Being a Christian film with a point of view, aside from being an individual each character also had to represent a problem. After Sherry had broken up with him in college, Jeremy had given up his true calling as a minister and had fallen into sexual promiscuity and advertising. I'll let you decide which one was worse. Sherry was dealing with the guilt of a secret abortion after she got pregnant in college while cheating on Jeremy. Anthony had given up on life after a knee injury ended his college football career and his dreams of being a pro. Rhonda's sin is that she is too legalistic and judgmental. Gary is an atheist. And Michael is gay!
That's a lot of sin for a Christian movie.
Too much, we soon discovered.
Remember, the purpose of the film was to press all of the hot buttons, but it turns out that some people didn't want those buttons pressed.
Here's one of the problems with Christian films. The gatekeepers -- the pastors of mega-churchs, the heads of radio and television ministries, and organizations that help decide whether little indies like this film get picked up by Christian Book stores -- want everyone to be saved, but they don't want anyone to sin or even talk about it too much! Of course, if there's no sin there's no need for salvation. And, speaking as a dramatist, very little conflict. That's why practically all white Protestant faith-based films are so Pollyannish. Why do I say white and Protestant. Easy. There is a very viable African American faith based market entirely separate from the white market. In the African-American faith based film, people actually behave like human beings and even sin before coming to repentance. Heaven forbid! I have also seen a few, mainly Italian, Catholic lives of saints films. Those films tend to reflect the spirit of Cecil B. DeMille in which all sorts of decadence and debauchery are depicted before the inevitable wrath of God and repentance.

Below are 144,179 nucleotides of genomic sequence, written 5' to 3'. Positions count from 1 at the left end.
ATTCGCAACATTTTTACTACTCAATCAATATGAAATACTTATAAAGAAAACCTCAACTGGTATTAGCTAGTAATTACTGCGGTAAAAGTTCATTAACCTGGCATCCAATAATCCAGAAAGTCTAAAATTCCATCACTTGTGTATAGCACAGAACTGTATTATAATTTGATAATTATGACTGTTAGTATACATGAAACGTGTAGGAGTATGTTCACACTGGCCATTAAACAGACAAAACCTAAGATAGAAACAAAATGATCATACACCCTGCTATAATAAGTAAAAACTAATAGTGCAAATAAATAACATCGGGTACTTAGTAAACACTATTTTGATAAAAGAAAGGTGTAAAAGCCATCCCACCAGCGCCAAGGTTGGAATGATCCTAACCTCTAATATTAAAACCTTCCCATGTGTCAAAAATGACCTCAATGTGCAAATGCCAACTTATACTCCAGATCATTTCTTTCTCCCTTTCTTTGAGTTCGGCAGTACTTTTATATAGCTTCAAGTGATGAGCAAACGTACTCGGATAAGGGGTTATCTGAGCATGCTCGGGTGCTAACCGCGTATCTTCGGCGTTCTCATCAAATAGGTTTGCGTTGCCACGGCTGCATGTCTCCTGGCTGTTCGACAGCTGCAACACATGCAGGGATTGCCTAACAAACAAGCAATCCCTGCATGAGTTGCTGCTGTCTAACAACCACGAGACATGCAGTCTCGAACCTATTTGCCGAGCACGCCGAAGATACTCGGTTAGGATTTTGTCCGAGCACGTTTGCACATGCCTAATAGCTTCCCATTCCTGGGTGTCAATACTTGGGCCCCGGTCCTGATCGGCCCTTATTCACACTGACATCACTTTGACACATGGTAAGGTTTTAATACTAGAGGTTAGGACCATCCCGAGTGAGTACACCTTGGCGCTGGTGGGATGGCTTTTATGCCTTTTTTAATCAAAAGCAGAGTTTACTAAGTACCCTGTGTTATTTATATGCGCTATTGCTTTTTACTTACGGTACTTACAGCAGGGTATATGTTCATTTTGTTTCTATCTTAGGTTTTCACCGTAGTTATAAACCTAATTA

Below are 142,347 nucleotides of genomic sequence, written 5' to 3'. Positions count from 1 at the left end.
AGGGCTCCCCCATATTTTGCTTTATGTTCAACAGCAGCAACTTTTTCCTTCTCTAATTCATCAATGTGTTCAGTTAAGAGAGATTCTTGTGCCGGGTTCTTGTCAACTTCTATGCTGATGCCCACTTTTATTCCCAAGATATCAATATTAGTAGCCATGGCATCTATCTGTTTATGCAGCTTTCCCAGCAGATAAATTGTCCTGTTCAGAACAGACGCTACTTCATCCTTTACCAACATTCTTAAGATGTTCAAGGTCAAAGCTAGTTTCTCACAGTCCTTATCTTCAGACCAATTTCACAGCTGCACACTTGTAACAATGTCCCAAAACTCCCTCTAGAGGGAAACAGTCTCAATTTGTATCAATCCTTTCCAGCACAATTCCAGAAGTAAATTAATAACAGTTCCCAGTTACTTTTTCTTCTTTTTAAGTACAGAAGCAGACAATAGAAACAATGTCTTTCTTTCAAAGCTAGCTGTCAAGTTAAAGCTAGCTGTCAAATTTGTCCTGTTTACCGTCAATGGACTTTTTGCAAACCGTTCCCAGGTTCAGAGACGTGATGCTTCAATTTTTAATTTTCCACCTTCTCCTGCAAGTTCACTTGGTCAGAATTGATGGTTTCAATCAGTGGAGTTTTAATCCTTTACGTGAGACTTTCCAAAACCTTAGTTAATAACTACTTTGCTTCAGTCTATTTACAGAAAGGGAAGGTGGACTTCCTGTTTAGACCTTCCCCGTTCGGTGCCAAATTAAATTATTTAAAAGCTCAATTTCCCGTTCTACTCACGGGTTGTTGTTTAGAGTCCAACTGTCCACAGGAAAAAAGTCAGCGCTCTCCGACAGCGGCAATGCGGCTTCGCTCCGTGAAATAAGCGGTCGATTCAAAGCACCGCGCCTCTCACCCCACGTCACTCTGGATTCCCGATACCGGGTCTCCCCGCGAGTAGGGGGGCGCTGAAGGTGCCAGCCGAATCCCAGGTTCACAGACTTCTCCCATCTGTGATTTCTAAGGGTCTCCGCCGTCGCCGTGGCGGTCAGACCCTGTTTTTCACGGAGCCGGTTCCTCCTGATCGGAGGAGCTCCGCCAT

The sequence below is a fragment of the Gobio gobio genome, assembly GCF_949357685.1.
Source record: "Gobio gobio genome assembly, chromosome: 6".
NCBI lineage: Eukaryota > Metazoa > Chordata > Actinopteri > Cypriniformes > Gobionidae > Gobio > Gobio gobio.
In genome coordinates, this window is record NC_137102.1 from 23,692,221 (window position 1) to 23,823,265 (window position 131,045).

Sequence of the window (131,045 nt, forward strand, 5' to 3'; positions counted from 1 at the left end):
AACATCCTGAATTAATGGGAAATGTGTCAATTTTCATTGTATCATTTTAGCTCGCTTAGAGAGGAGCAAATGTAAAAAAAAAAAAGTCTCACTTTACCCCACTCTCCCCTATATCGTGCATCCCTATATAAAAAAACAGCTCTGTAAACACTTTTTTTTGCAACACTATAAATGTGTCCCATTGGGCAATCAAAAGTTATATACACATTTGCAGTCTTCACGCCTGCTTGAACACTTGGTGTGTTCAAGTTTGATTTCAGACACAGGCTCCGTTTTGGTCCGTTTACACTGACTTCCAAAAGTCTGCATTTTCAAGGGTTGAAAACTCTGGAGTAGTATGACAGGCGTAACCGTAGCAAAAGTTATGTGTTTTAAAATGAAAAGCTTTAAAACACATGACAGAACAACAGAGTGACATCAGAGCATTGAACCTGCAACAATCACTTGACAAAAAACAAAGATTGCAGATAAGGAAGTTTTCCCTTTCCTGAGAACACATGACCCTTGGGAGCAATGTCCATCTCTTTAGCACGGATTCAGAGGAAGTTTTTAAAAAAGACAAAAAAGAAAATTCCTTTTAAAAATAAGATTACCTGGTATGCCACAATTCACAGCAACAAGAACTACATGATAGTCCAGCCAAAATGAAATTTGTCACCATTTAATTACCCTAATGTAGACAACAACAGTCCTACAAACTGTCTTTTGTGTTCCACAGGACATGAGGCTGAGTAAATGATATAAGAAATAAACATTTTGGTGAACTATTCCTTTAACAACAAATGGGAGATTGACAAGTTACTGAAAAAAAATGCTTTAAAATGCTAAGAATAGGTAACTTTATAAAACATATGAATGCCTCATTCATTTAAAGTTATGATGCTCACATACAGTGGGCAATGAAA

Take for example Jeremy's problem: Sexual promiscuity. In the final movie, it has been toned down to essentially two statements: "I've given into the flesh," and "I've done things I'm ashamed of." Duh! I could say the same thing about myself after eating a whole container of Ben & Jerry's Cherry Garcia. If the purpose of the character was to illustrate the spiritual and emotional dangers of sexual promiscuity and the healing grace of God in response than we have failed. If you can't honestly deal with the problem, than the solution will feel just as fake. In my opinion.